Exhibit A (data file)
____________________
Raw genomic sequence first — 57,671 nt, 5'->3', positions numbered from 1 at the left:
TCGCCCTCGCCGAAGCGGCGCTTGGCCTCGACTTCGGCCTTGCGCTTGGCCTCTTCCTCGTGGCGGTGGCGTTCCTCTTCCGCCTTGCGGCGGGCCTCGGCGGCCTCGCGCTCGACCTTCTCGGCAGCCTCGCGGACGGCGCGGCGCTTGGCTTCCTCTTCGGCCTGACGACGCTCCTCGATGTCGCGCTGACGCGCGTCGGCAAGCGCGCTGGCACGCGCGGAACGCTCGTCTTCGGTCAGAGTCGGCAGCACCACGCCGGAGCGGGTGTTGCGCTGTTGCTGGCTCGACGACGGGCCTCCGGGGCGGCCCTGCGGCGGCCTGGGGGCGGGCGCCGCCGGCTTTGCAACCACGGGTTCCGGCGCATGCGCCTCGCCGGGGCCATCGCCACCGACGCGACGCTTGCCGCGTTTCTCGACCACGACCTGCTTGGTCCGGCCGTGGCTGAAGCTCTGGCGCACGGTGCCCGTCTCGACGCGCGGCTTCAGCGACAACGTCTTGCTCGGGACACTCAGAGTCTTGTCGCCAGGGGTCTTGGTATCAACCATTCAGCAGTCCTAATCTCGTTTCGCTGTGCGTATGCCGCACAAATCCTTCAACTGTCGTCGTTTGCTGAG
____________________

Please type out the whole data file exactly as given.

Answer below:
Raw genomic sequence first — 57,671 nt, 5'->3', positions numbered from 1 at the left:
TCGCCCTCGCCGAAGCGGCGCTTGGCCTCGACTTCGGCCTTGCGCTTGGCCTCTTCCTCGTGGCGGTGGCGTTCCTCTTCCGCCTTGCGGCGGGCCTCGGCGGCCTCGCGCTCGACCTTCTCGGCAGCCTCGCGGACGGCGCGGCGCTTGGCTTCCTCTTCGGCCTGACGACGCTCCTCGATGTCGCGCTGACGCGCGTCGGCAAGCGCGCTGGCACGCGCGGAACGCTCGTCTTCGGTCAGAGTCGGCAGCACCACGCCGGAGCGGGTGTTGCGCTGTTGCTGGCTCGACGACGGGCCTCCGGGGCGGCCCTGCGGCGGCCTGGGGGCGGGCGCCGCCGGCTTTGCAACCACGGGTTCCGGCGCATGCGCCTCGCCGGGGCCATCGCCACCGACGCGACGCTTGCCGCGTTTCTCGACCACGACCTGCTTGGTCCGGCCGTGGCTGAAGCTCTGGCGCACGGTGCCCGTCTCGACGCGCGGCTTCAGCGACAACGTCTTGCTCGGGACACTCAGAGTCTTGTCGCCAGGGGTCTTGGTATCAACCATTCAGCAGTCCTAATCTCGTTTCGCTGTGCGTATGCCGCACAAATCCTTCAACTGTCGTCGTTTGCTGAG